This heavy duty 4x4 takes a Ford cutaway body and adds some pretty sweet features like a pop-top for extra headroom. This fully customizable conversion van is exactly what you need if you want to go off-roading on different types of terrain without worrying about breaking a nail. At 20 feet long by 6.5 feet wide, this beast gives you lots of space and storage to live comfortably in, with safety features galore.
The base model comes in at around $40,000 with extras available like kitchens and beds if you can fork over more money. A DIY or custom conversion to this solid vehicle would be a great investment if you want to live in it for a long time, and take it to places unknown.
Winnebago is a name that’s synonymous with the camper van lifestyle, and if you can afford it, the Solis is a beautiful, all-season, luxury home on wheels. Using the Promaster chassis, it comes with insulated plumbing, a heated bathroom, full Murphy bed, and a fiberglass pop-top that can be used as extra sleeping space or headroom. All that for just over $100,000 as of this writing. The Revel is another Winnebago beauty, and based on the Sprinter chassis, it boasts luxury interiors and a nifty solar panel system that powers the stove, fridge, lights, heaters, and TV. It’s price bumps up to just over $160,000.
For about half the amount of the Revel, Canadian company Pleasure Way has brought out the 2020 “Tofino”, which mimics the Solis in many ways, but with a minimalist design. Using the Promaster chassis, it also has a pop-top, a small, but sleek kitchenette, and different solar panel designs to choose from. A solid choice if you want something ready-made at around $70,000. Other unique, custom made brands to check out are Outside Van, 5Mars, and the Auto-sleeper Peugot vans.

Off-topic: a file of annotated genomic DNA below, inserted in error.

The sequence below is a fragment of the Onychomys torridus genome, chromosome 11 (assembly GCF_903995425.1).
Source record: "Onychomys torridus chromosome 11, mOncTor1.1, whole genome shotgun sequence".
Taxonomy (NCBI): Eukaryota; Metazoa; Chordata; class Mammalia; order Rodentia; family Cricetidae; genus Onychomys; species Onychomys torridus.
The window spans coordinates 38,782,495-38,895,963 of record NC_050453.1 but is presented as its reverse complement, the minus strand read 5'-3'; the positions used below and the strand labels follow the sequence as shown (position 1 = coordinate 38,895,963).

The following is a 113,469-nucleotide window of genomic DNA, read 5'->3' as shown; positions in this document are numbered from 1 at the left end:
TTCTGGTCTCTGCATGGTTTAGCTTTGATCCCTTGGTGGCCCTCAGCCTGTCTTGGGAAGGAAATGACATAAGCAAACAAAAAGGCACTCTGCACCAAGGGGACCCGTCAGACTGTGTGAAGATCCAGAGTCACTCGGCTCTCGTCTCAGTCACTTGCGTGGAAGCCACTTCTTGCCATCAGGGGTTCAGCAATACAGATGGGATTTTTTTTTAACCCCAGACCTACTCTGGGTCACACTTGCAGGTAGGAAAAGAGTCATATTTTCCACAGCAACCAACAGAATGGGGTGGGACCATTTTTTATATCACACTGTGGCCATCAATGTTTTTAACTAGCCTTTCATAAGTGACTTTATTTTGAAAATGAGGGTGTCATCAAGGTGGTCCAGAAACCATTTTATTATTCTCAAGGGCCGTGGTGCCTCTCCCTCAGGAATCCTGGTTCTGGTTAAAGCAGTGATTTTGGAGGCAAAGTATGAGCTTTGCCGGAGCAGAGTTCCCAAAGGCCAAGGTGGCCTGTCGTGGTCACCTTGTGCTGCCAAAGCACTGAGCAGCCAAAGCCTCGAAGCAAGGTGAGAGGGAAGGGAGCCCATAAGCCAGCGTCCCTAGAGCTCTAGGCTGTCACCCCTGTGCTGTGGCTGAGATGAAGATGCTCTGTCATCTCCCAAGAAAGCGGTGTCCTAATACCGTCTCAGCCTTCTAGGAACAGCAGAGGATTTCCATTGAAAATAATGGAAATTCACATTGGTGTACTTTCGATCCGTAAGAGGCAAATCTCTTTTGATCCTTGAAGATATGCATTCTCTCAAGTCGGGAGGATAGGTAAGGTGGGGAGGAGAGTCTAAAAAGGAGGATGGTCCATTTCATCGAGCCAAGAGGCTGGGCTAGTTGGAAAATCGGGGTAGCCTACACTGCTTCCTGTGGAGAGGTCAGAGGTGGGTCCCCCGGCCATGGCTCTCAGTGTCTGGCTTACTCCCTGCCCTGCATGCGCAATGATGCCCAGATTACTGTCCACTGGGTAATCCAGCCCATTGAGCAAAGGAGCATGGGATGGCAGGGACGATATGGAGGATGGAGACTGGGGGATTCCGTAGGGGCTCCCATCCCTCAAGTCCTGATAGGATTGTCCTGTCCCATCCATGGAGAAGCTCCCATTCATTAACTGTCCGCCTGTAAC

Before you spend an enormous amount of money on conversion, or on the original investment of the vehicle, do your research and come up with a checklist of must-haves. Take a few for a test drive, and imagine yourself actually living in the van–day after day. Is headroom important? A kitchen? Full bed? Easy handling? There’s a big difference between having a van that you use as a camper on weekends, and one that you can actually live in. Whatever your budget is, these models are a great place to start when considering what van is best to live in for you.